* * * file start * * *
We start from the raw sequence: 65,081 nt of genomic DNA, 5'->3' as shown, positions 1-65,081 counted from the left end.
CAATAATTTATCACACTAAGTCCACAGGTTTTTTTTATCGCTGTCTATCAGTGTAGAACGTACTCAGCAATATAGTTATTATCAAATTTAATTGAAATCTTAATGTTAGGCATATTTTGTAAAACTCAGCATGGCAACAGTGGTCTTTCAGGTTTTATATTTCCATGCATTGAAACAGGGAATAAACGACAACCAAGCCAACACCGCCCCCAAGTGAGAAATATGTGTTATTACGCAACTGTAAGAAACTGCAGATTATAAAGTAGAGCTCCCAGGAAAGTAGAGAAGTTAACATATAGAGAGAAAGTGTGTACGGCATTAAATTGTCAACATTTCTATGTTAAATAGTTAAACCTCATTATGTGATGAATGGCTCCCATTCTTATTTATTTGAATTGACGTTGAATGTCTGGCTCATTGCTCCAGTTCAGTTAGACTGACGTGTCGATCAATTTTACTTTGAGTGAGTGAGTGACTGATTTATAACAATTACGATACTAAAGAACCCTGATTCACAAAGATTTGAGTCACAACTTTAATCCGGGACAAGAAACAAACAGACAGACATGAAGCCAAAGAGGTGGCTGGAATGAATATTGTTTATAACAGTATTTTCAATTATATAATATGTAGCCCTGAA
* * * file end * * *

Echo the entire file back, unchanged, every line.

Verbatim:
We start from the raw sequence: 65,081 nt of genomic DNA, 5'->3' as shown, positions 1-65,081 counted from the left end.
CAATAATTTATCACACTAAGTCCACAGGTTTTTTTTATCGCTGTCTATCAGTGTAGAACGTACTCAGCAATATAGTTATTATCAAATTTAATTGAAATCTTAATGTTAGGCATATTTTGTAAAACTCAGCATGGCAACAGTGGTCTTTCAGGTTTTATATTTCCATGCATTGAAACAGGGAATAAACGACAACCAAGCCAACACCGCCCCCAAGTGAGAAATATGTGTTATTACGCAACTGTAAGAAACTGCAGATTATAAAGTAGAGCTCCCAGGAAAGTAGAGAAGTTAACATATAGAGAGAAAGTGTGTACGGCATTAAATTGTCAACATTTCTATGTTAAATAGTTAAACCTCATTATGTGATGAATGGCTCCCATTCTTATTTATTTGAATTGACGTTGAATGTCTGGCTCATTGCTCCAGTTCAGTTAGACTGACGTGTCGATCAATTTTACTTTGAGTGAGTGAGTGACTGATTTATAACAATTACGATACTAAAGAACCCTGATTCACAAAGATTTGAGTCACAACTTTAATCCGGGACAAGAAACAAACAGACAGACATGAAGCCAAAGAGGTGGCTGGAATGAATATTGTTTATAACAGTATTTTCAATTATATAATATGTAGCCCTGAA